Rules Are Killing Good Science

Rules Are Killing Good Science

Miller Op-ed in The L.A. Times
March 13, 2005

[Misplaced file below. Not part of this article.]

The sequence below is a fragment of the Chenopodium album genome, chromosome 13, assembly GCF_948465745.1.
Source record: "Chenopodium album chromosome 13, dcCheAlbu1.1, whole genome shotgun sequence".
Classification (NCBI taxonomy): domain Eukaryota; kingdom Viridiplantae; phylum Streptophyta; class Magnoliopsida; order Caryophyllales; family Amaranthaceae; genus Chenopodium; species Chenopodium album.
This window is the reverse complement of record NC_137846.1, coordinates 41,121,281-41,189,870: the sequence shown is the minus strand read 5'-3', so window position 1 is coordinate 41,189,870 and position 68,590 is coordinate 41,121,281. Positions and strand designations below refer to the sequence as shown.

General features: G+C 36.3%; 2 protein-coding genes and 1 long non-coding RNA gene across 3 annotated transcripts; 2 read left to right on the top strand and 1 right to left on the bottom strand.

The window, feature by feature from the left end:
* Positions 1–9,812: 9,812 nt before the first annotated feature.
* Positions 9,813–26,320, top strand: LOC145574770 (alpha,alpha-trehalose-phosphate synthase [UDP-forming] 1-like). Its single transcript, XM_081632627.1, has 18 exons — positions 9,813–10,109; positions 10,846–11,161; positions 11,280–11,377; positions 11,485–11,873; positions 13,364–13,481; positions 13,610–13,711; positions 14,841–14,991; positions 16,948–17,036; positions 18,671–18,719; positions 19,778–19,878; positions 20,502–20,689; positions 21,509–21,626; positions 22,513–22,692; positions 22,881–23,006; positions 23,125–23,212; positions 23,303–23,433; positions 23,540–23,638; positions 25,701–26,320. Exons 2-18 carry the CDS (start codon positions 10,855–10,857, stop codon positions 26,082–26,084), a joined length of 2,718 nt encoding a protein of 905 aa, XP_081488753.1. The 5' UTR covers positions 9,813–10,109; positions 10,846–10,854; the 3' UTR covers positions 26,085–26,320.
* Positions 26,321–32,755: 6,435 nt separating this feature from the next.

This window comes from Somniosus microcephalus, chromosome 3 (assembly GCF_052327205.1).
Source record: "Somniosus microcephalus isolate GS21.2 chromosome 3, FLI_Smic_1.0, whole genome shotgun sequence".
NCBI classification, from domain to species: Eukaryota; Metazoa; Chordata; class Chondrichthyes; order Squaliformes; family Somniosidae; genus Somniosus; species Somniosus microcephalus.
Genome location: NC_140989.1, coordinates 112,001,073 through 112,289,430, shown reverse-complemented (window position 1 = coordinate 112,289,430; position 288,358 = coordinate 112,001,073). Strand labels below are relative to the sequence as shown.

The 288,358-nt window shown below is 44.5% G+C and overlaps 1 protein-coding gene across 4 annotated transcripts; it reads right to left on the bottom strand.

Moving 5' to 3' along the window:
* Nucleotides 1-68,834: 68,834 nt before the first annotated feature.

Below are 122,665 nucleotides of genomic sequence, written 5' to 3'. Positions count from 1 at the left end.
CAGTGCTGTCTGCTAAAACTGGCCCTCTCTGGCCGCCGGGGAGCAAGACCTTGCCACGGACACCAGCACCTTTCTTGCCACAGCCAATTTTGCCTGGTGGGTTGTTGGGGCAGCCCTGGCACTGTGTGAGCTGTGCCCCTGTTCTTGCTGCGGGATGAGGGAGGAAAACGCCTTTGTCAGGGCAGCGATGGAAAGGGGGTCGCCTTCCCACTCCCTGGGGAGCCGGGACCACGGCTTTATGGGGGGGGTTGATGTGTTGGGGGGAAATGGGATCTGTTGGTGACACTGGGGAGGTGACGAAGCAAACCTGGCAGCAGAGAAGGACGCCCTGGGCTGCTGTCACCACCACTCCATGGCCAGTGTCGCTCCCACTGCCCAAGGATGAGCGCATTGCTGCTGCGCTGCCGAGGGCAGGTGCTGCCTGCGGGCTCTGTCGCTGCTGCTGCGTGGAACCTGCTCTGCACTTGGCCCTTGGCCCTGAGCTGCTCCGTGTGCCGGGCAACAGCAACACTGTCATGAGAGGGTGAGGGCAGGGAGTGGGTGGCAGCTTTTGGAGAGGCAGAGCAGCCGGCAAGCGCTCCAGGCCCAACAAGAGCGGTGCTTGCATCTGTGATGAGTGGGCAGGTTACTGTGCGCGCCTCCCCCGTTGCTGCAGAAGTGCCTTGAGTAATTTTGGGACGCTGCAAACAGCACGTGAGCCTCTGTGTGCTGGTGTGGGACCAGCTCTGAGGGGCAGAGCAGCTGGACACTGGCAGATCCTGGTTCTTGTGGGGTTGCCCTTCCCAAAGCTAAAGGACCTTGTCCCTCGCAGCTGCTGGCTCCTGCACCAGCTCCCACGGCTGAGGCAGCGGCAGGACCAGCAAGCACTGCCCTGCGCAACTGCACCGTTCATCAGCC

The National Institutes of Health has used a bazooka to kill a mosquito. And now the NIH is facing a revolt from its scientists, who are suffering collateral damage. The scientists are outraged by the draconian new NIH regulations that bar them from part-time consulting for biomedical companies (paid or unpaid), restrict their service on company boards, limit their acceptance of prizes, and prohibit senior staff members (and their families) from owning stock in drug, medical device or biotech companies. These new restrictions are an overreaction to congressional displeasure over revelations that several dozen NIH employees (out of a workforce of more than 17,000) failed to comply fully with the old ethics rules requiring them to disclose outside activities to the NIH. Several top scientists reportedly received hundreds of thousands of dollars in consulting fees but failed to report this outside employment. There have been, however, no allegations of substantive wrongdoing; no claims of, for instance, manipulated stock values, fraud, injured patients or compromised federal research. What this boils down to is the perception—but not the reality—of possible misconduct. Requiring that federal employees disclose outside consulting arrangements is entirely appropriate, and an NIH scientist should not hold significant equity in or be an officer of a company that wants to sell something to his agency, or whose product he is testing in a clinical trial; nor should he receive cash awards from institutions whose grants he can influence. But aside from these restrictions, as long as an NIH employee adequately performs his job and discloses extramural activities, he should enjoy significant latitude to become involved in outside part-time employment or volunteer work, as is largely the case in academia. The new regulations, which went into effect Feb. 3, are already exerting a chilling effect that inevitably will diminish one of the world's most prestigious biomedical research organizations. Under the new rules, one scientist was prohibited from accepting an unpaid adjunct professorship at Johns Hopkins University because the appointment's free campus parking might induce him to favor the university; never mind that the scientist has no say over grant decisions, and even offered to refuse the parking pass.The NIH's best and brightest researchers—in particular, those most likely to be sought as consultants and to receive awards—will be forced to chose between the freedom from grant-writing that federal scientists enjoy and an altogether more laissez-faire professional existence in academia or industry. Several senior scientists last week announced their intention to leave government service.Deputy NIH Director Raynard S. Kington defends the new restrictions: "Our No. 1 priority was to ensure the public's trust in the integrity of the science of this agency." Shouldn't the No. 1 priority of the NIH be to produce high-quality science, an accomplishment that will become more difficult with the institution's lessened attractiveness to the creme de la creme of the scientific world? Kington himself, as the NIH's chief ethics officer, is culpable for the institution's failure to enforce the previous, more moderate—and perfectly adequate—ethics rules.Sadly, this compromise of one of the world's great research institutions is only one symptom of the mediocre quality of the Bush administration's health and science appointments in general. Previous NIH directors—renowned academic physician James Wyngaarden in the 1980s and Nobel Prize winner Harold Varmus (who calls the new rules "a heavy-handed solution") during the 1990s, for instance—would have been able to stand up to their political masters, but the current director, Elias Zerhouni, apparently is not up to the task.In crafting the new, punitive conflict-of-interest rules, federal officials have acted like bureaucrats instead of problem-solvers. The moral of this saga is that if our governmental institutions are to operate effectively, the people who are part of the policy-making apparatus must zealously represent the public interest, wherever it lies. If they are placed in the position of having to defend the indefensible, resignation is an honorable option.<?xml:namespace prefix = st1 ns = "urn:schemas-microsoft-com:office:smarttags" />America will pay the price if the nation's preeminent research institution is jeopardized, and its accomplishments diminished. Heaven protect us from the good intentions of bureaucrats.<?xml:namespace prefix = o ns = "urn:schemas-microsoft-com:office:office" />